The percentage of sales approach is also called the income statement approach. The idea behind this method is that at year end, a certain percentage of all credit sales will be uncollectible. To estimate your allowance for doubtful accounts using this method, multiply the total amount of credit sales from your year-end income statement by the historical percentage of unpaid debts.
For instance, if your total credit sales this year are $50,000 and in previous years your uncollectible accounts receivable was four percent, the valuation of allowance for doubtful accounts this year will be $2,000.
How to Create a Journal Entry for Bad Debt Estimates
Your journal entry in the general ledger must increase the allowance for doubtful accounts, which CFI says is a contra-asset account to AR on the balance sheet, and the bad debt expense account, which reduces the company’s net income on the profit and loss statement.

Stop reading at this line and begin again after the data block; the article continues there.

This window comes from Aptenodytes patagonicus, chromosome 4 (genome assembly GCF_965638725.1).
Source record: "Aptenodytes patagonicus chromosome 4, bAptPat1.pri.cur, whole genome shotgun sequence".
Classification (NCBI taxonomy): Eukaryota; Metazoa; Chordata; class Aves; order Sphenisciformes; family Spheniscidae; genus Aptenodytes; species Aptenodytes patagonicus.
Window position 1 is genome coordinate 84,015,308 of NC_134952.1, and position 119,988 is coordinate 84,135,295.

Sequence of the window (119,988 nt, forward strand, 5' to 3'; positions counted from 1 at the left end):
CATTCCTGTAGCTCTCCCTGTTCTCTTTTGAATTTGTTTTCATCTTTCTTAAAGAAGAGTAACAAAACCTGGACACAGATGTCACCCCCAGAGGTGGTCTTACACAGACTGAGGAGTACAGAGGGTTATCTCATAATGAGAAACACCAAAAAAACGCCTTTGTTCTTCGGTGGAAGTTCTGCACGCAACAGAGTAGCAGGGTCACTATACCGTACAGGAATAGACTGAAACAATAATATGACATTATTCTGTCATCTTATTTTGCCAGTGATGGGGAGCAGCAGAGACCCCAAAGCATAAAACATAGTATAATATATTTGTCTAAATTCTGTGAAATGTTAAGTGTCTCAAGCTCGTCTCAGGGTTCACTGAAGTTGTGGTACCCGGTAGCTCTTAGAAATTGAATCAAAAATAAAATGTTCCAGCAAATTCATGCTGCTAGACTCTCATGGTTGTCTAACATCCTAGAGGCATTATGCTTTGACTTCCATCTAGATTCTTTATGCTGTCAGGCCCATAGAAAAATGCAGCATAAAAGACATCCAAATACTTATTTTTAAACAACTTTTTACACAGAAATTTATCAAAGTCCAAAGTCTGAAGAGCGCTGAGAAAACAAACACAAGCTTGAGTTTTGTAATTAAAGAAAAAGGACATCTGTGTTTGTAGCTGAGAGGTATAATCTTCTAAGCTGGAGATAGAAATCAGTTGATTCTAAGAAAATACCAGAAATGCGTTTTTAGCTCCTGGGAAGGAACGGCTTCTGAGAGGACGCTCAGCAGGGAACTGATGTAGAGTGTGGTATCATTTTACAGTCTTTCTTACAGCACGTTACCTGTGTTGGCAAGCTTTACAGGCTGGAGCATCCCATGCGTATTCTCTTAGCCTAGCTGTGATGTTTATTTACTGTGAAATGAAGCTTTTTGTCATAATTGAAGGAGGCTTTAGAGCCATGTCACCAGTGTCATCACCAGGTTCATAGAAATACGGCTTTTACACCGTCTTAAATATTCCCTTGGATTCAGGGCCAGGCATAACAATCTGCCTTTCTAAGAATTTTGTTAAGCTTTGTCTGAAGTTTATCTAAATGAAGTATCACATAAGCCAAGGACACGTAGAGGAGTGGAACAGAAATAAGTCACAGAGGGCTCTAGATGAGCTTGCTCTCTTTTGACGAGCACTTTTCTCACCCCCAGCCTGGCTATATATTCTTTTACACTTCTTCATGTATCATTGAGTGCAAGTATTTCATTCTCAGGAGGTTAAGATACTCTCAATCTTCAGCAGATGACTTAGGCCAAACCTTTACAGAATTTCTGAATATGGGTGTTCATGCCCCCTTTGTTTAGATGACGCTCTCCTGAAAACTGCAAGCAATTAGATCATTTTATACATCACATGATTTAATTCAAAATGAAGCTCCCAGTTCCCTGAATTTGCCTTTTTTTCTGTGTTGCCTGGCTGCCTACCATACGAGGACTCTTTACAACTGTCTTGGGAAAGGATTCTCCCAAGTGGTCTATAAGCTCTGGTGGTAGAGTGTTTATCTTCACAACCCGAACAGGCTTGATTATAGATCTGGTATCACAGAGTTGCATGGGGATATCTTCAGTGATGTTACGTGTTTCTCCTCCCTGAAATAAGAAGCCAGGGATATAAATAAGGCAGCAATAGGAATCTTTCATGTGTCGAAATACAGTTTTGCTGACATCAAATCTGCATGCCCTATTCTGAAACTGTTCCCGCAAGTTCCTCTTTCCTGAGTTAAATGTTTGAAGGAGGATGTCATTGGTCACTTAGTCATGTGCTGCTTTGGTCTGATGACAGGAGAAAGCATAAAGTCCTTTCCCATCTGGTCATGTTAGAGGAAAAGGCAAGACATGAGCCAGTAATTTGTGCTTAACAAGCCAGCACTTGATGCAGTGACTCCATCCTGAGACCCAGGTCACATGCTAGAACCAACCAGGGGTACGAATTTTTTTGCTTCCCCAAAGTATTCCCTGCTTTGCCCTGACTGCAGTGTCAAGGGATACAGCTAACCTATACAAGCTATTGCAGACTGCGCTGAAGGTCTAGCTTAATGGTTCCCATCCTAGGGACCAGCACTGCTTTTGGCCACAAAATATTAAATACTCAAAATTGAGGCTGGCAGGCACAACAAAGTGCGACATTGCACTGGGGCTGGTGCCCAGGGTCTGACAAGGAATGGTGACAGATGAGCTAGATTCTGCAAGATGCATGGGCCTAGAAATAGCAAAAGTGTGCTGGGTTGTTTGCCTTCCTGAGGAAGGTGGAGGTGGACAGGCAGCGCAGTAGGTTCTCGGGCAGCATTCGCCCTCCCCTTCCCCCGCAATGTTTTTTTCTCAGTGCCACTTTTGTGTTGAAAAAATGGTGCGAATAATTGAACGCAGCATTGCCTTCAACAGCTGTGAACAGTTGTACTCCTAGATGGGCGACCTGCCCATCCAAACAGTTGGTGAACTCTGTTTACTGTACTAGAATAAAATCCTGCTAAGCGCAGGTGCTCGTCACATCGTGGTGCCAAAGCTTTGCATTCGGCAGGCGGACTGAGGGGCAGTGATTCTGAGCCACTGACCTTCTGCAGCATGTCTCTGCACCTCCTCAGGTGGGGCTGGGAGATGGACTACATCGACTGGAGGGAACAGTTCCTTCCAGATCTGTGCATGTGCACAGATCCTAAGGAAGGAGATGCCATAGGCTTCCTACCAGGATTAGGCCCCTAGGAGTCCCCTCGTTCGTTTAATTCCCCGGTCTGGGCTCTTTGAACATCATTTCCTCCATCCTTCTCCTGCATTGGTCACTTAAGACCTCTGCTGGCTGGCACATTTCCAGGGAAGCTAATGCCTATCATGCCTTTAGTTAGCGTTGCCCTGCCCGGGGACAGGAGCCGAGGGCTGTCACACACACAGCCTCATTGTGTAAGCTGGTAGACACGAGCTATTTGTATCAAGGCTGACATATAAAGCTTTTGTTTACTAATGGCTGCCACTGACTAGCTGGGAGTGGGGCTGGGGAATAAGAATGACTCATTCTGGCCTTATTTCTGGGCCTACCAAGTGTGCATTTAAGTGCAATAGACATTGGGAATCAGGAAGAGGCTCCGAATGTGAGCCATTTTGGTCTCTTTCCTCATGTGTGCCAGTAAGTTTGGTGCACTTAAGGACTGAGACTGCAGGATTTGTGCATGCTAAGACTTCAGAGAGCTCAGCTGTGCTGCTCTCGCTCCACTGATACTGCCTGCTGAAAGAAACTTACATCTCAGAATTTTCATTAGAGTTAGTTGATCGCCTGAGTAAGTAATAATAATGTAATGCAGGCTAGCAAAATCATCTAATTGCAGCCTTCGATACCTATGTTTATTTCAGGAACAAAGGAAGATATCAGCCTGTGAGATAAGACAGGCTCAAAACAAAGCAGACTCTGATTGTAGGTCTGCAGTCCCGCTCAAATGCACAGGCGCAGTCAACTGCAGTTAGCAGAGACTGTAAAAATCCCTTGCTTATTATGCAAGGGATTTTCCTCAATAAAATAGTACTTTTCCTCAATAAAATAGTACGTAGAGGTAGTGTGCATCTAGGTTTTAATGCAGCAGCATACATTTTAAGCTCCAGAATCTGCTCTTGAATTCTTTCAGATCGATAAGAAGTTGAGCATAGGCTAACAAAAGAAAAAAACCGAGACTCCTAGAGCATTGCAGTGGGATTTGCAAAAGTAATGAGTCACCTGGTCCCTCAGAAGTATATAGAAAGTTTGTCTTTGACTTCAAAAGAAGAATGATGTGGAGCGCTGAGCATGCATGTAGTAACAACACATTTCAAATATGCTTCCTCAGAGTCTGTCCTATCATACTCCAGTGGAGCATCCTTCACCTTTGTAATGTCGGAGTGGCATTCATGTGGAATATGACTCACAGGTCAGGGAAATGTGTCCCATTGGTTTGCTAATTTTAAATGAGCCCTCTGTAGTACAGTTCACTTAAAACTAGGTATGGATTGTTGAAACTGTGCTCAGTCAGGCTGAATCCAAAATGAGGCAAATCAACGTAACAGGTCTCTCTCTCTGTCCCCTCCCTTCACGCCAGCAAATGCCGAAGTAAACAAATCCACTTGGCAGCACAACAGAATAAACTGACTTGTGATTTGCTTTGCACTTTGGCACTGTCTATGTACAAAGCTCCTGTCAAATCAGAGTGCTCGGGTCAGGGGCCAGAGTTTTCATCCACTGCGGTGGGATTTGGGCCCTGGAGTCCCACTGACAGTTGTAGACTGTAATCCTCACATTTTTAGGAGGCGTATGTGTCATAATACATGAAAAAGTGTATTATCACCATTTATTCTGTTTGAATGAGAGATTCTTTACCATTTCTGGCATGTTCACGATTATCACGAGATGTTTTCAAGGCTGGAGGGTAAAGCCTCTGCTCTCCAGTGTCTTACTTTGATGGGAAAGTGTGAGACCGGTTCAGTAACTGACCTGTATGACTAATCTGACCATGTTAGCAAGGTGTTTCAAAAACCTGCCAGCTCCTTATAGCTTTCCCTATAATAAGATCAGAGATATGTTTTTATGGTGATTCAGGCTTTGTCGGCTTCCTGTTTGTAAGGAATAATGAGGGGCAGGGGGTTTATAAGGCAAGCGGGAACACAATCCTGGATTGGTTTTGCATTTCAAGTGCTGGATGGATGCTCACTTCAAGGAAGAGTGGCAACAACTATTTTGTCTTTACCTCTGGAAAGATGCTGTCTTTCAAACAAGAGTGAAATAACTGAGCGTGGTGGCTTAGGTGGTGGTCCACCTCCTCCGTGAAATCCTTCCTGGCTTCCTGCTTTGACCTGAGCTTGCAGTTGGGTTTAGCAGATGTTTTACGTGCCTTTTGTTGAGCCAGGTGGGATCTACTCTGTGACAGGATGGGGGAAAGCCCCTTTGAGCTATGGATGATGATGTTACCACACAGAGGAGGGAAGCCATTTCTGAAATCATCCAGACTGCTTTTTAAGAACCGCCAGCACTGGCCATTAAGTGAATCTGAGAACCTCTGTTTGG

Prepare a credit entry to the allowance account to increase the balance and a debit entry to the bad debt expense account.
Reduce the AR Balance When Debts Become Worthless
A journal entry is necessary to reduce the balance of the AR account once the company decides to write off an invoice permanently. For example, after eight months of unsuccessful attempts to collect a $10,000 invoice, the company may decide that it’s time to write it off.
Following the GAAP matching principle, you record a credit entry to the AR account for $10,000 and a corresponding debit entry to the allowance account.
Increase the AR Balance if the Debt Is Collected